It prompted former Republican presidential candidate John McCain to remark that “it’s always the wacko birds on right and left that get the media megaphone”. McCain’s comment allowed Senator Cruz to grandstand his belief in freedom, while playing off the “wacko bird” line –
If standing for liberty and standing for the constitution make you a wacko bird, then you can count me a very proud wacko bird. Ted Cruz
“If standing for liberty and standing for the constitution make you a wacko bird,” he told the Conservative Political Action Conference (pictured above), “then you can count me a very proud wacko bird.”
Cruz is undoubtedly pro-liberty where the freedom to bear arms is concerned. In January 2013, a month after the Sandy Hook elementary school shootings in which 20 children and six adults were fatally shot, he unequivocally condemned President Obama for his moves to restrict gun ownership in the wake of the massacre.
“This is a president, I think, who has drunk the Kool-Aid. He is feeling right now high on his own power and he is pushing on every front on guns.”
Ted Cruz is a Cuban-American. His father Rafael, who he has called his life-long hero, left Cuba in 1957, aged 18 – before Fidel Castro came to power.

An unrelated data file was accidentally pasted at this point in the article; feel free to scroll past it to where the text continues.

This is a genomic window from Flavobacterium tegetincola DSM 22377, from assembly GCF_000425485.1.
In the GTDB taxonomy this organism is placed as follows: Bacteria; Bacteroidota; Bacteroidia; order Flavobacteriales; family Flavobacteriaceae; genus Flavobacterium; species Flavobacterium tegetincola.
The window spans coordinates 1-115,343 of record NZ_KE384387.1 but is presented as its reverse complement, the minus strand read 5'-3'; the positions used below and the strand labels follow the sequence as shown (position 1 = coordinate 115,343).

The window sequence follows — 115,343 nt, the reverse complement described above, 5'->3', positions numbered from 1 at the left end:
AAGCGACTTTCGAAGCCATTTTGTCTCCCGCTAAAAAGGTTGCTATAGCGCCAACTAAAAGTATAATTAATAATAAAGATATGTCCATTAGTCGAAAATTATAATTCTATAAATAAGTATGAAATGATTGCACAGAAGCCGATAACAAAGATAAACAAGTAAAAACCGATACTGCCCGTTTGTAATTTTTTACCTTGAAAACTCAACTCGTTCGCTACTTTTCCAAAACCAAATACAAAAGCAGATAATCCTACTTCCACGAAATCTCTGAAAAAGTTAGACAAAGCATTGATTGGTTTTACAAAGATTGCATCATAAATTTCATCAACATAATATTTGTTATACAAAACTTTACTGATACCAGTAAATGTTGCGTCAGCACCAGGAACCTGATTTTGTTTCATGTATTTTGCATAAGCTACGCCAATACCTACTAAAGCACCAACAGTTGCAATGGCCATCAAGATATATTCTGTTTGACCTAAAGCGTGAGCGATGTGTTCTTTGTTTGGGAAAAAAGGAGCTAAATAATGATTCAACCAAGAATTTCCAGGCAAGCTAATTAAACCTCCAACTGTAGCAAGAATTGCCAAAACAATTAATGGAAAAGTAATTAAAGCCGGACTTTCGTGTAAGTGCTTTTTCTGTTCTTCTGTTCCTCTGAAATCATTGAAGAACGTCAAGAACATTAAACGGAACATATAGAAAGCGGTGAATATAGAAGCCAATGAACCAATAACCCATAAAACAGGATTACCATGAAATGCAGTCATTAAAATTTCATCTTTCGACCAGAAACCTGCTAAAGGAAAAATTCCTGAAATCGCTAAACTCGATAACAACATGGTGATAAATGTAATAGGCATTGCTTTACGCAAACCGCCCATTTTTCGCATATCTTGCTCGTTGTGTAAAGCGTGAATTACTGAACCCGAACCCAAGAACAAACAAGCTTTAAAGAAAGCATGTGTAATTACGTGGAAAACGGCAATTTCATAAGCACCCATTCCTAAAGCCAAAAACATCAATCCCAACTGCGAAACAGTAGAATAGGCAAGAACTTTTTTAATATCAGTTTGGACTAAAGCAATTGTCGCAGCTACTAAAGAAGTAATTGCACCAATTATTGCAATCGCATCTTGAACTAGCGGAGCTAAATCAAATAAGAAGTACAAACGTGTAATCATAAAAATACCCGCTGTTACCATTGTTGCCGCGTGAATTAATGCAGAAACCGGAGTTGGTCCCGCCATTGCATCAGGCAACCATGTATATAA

So his remarks on immigration and, in particular, the Hispanic vote have been predictably nuanced. He has said: “If Republicans don’t do a better job with the Hispanic community, in the long term the Republican party will cease to exist.”
If supporting real immigration reform… is Obamaphobia – guilty as charged. Ted Cruz
But he came out against “path to citizenship” immigration reform that would offer a legal route to citizenship for immigrants living illegally in the US. “If supporting real immigration reform, not path to citizenship, is Obamaphobia – guilty as charged,” Cruz told ABC in June 2013.
His position on immigration is perhaps best summed up in an interview he gave journalist Ruban Navarrette Jr in January of this year – “No. 1: we need to get serious about securing the border, about stopping illegal immigration, particularly in a post-9/11 world.
“But No. 2, we also need to remain a nation that doesn’t just welcome but that celebrates legal immigrants who come here seeking to pursue the American dream.”